- State tax-relief programs. Some states offer tax-relief programs that can forgive penalties or interest on owed tax amounts. They state you should check with your state comptroller for more information.
- Watch out for tax settlement scams: The FTC warns that consumers should be wary of any company that promises to settle their tax debt. Claims they can negotiate your debt down or eliminate it are often scams, they say.
Step 5: Set yourself up for success.
Figuring out how to get out of debt isn’t easy; it’s hard. That’s why so many people languish in debt for years before they take steps to dig their way out. The good news is, the process can be made easier if you set yourself up for success in the beginning. By creating an environment where temptation is limited and you have proper support, you give yourself a better shot at reaching your goals.
As you continue forward on your path to debt freedom, consider these tips that can give you a leg up:
Set up automatic payments.
Making your finances automatic can help you stay on track. Set up automatic deposits into savings or automatic payments on your debts, and you’ll set yourself up for success.
Have weekly money meetings.
Sit down with your spouse, partner or family to discuss your financial progress every week. When you discuss your situation, you open lines of communication and make sure everyone stays on the same page.
Apps like Personal Capital can let you track your net worth and debt payoff for free, while an app like Mint can help you track your spending and goals. “Using apps can help you stay on track when you don’t have time to keep up with everything manually,” said Brandt.
Focus on your “why.
”Bacon says knowing your “why” can help you stay on track toward success. “Have a clear reason for why you’re getting out of debt,” she said. “Ask yourself what it makes possible for your financial future.” If you’re paying off debt because you want to save for a vacation, keep your eye on the prize by focusing on your travel goals, for example. If you’re just sick and tired of monthly payments, remembering your pain daily can help you stay focused. At the end of the day, if you focus on your reason for working your way out of debt, you’re more likely to keep your momentum.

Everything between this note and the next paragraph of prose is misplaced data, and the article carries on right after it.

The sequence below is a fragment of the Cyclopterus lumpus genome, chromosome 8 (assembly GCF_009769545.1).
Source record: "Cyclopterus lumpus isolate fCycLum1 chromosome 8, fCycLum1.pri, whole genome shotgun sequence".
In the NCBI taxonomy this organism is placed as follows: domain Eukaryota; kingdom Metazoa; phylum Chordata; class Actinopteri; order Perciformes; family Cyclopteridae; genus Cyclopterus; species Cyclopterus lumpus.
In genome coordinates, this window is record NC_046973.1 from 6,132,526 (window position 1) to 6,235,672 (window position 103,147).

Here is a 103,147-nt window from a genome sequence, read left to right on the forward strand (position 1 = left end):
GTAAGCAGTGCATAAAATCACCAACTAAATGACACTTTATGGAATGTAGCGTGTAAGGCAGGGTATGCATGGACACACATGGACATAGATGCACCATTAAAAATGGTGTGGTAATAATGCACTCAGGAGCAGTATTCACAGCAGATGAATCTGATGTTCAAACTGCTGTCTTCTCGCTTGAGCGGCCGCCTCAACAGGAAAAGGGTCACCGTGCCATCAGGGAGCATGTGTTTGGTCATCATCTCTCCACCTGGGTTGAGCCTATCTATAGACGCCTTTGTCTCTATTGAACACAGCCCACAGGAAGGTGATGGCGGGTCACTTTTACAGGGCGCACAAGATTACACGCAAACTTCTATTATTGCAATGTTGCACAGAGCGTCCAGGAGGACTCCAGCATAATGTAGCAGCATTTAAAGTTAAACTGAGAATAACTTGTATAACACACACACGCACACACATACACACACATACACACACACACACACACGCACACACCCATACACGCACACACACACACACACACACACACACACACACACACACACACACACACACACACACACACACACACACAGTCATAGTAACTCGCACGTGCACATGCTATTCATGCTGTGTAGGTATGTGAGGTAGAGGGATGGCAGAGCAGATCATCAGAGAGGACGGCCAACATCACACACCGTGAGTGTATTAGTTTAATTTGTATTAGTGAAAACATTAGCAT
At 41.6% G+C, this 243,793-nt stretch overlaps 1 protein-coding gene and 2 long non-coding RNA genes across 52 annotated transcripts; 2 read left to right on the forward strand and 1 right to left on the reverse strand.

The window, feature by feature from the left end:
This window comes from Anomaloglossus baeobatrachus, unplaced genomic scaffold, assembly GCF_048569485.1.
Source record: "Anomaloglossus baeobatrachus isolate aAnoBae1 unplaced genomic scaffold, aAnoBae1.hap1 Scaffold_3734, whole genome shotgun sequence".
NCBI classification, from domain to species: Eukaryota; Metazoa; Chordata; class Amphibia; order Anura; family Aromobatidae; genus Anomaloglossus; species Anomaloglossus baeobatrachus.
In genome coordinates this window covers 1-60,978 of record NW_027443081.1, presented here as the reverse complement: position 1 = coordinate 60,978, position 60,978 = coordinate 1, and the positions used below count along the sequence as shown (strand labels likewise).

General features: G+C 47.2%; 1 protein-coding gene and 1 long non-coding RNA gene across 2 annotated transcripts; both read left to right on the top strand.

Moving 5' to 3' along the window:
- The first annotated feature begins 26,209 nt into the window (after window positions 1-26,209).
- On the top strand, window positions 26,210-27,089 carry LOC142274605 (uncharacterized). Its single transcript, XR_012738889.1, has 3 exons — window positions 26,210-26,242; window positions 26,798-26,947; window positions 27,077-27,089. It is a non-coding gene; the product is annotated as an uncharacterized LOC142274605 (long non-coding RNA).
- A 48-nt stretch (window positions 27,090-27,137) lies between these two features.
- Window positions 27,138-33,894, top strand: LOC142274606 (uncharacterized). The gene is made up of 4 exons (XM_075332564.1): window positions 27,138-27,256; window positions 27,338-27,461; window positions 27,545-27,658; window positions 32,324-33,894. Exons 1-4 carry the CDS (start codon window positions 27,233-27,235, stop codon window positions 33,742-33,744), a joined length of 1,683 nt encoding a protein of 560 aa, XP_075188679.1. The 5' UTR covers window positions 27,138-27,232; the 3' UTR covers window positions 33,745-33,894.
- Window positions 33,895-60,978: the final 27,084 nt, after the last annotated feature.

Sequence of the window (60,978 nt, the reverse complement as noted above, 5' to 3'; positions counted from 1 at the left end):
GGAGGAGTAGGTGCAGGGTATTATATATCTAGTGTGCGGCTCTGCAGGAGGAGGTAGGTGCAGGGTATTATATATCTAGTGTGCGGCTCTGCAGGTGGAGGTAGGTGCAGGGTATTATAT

Educate yourself on personal finance.
Bacon, who has paid off more than $100,000 in student loans herself, also suggests listening to personal finance podcasts or reading books to stay focused on your goals. “During your commute is a great time to listen to a money podcast,” said Bacon. “This will put your mind in the right mindset for debt repayment.”
Knowing when to file bankruptcy.
While it may be ideal to pay down all your debt yourself, there are times when bankruptcy is a more realistic option. Perhaps you have tens of thousands or hundreds of thousands of credit card debt or medical debts to pay off, and there’s no feasible way to do it. In that case, filing bankruptcy could be the best option you have.
Types of bankruptcy to consider include:
- Chapter 7 Bankruptcy takes place when the courts gather and sell a debtor’s property in order to settle their debts. All debts will be erased once the process is complete. A debtor may be able to keep certain “exempt” property, however.
- Chapter 13 Bankruptcy provides a negotiation of debts for individuals with regular income. Those who file for Chapter 13 may be able to keep their property and repay part of their debts over time, usually three to five years.